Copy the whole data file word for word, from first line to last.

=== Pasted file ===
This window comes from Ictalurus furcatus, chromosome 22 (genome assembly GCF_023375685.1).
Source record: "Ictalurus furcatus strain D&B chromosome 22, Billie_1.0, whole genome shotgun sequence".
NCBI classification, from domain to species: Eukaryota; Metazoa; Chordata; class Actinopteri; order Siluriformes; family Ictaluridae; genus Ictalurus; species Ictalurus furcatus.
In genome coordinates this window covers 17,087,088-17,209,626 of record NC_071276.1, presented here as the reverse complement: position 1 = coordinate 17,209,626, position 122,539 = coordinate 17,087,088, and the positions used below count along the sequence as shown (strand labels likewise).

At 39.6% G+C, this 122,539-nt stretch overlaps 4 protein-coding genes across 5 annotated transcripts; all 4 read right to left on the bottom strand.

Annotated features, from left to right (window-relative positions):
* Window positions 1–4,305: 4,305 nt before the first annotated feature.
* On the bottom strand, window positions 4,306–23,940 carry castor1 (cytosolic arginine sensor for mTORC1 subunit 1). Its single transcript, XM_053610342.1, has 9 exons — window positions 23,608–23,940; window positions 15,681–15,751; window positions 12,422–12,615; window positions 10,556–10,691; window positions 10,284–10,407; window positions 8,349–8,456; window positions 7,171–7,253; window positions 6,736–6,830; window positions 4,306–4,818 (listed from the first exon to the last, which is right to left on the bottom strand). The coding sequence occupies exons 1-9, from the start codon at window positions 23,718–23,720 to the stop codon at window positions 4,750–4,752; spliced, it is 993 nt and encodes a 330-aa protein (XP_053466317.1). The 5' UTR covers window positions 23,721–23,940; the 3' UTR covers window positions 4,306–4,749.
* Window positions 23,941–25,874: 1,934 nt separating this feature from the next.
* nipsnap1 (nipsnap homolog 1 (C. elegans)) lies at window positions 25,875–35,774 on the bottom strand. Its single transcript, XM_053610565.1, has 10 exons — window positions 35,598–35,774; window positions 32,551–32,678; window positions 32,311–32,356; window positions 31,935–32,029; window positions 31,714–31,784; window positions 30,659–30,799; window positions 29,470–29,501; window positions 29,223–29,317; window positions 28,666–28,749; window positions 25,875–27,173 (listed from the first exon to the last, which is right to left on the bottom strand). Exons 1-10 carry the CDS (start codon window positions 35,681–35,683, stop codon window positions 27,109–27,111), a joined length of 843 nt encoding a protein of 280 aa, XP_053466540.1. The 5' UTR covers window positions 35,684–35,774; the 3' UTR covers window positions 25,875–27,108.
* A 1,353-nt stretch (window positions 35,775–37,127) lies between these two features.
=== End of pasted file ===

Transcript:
This window comes from Ictalurus furcatus, chromosome 22 (genome assembly GCF_023375685.1).
Source record: "Ictalurus furcatus strain D&B chromosome 22, Billie_1.0, whole genome shotgun sequence".
NCBI classification, from domain to species: Eukaryota; Metazoa; Chordata; class Actinopteri; order Siluriformes; family Ictaluridae; genus Ictalurus; species Ictalurus furcatus.
In genome coordinates this window covers 17,087,088-17,209,626 of record NC_071276.1, presented here as the reverse complement: position 1 = coordinate 17,209,626, position 122,539 = coordinate 17,087,088, and the positions used below count along the sequence as shown (strand labels likewise).

At 39.6% G+C, this 122,539-nt stretch overlaps 4 protein-coding genes across 5 annotated transcripts; all 4 read right to left on the bottom strand.

Annotated features, from left to right (window-relative positions):
* Window positions 1–4,305: 4,305 nt before the first annotated feature.
* On the bottom strand, window positions 4,306–23,940 carry castor1 (cytosolic arginine sensor for mTORC1 subunit 1). Its single transcript, XM_053610342.1, has 9 exons — window positions 23,608–23,940; window positions 15,681–15,751; window positions 12,422–12,615; window positions 10,556–10,691; window positions 10,284–10,407; window positions 8,349–8,456; window positions 7,171–7,253; window positions 6,736–6,830; window positions 4,306–4,818 (listed from the first exon to the last, which is right to left on the bottom strand). The coding sequence occupies exons 1-9, from the start codon at window positions 23,718–23,720 to the stop codon at window positions 4,750–4,752; spliced, it is 993 nt and encodes a 330-aa protein (XP_053466317.1). The 5' UTR covers window positions 23,721–23,940; the 3' UTR covers window positions 4,306–4,749.
* Window positions 23,941–25,874: 1,934 nt separating this feature from the next.
* nipsnap1 (nipsnap homolog 1 (C. elegans)) lies at window positions 25,875–35,774 on the bottom strand. Its single transcript, XM_053610565.1, has 10 exons — window positions 35,598–35,774; window positions 32,551–32,678; window positions 32,311–32,356; window positions 31,935–32,029; window positions 31,714–31,784; window positions 30,659–30,799; window positions 29,470–29,501; window positions 29,223–29,317; window positions 28,666–28,749; window positions 25,875–27,173 (listed from the first exon to the last, which is right to left on the bottom strand). Exons 1-10 carry the CDS (start codon window positions 35,681–35,683, stop codon window positions 27,109–27,111), a joined length of 843 nt encoding a protein of 280 aa, XP_053466540.1. The 5' UTR covers window positions 35,684–35,774; the 3' UTR covers window positions 25,875–27,108.
* A 1,353-nt stretch (window positions 35,775–37,127) lies between these two features.